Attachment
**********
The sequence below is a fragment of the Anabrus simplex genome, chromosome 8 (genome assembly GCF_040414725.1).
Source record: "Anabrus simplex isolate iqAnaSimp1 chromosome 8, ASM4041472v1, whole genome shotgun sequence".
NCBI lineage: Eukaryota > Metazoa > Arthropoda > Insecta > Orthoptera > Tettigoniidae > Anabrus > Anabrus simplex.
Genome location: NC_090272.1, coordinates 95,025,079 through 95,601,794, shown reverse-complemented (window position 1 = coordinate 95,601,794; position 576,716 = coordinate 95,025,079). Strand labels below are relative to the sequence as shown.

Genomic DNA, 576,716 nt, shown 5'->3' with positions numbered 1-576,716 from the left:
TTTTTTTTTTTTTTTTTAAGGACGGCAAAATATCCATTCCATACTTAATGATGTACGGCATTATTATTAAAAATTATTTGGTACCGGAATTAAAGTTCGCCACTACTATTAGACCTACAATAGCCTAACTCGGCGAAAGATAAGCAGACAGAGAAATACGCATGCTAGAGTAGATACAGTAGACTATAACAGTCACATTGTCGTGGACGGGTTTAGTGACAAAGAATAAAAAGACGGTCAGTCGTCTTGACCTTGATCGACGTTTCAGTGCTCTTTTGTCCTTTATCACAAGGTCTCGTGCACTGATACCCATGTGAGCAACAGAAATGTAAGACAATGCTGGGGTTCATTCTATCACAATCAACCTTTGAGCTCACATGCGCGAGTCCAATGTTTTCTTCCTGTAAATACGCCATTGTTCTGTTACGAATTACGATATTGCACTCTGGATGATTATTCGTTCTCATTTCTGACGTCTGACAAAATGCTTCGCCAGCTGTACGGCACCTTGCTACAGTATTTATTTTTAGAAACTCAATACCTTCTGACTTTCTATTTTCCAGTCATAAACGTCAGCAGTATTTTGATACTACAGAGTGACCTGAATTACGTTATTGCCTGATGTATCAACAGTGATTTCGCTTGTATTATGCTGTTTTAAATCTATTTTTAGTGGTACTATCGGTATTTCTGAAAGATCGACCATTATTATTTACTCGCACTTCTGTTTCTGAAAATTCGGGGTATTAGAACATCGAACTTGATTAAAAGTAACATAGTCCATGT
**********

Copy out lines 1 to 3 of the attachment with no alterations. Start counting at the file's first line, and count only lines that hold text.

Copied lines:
The sequence below is a fragment of the Anabrus simplex genome, chromosome 8 (genome assembly GCF_040414725.1).
Source record: "Anabrus simplex isolate iqAnaSimp1 chromosome 8, ASM4041472v1, whole genome shotgun sequence".
NCBI lineage: Eukaryota > Metazoa > Arthropoda > Insecta > Orthoptera > Tettigoniidae > Anabrus > Anabrus simplex.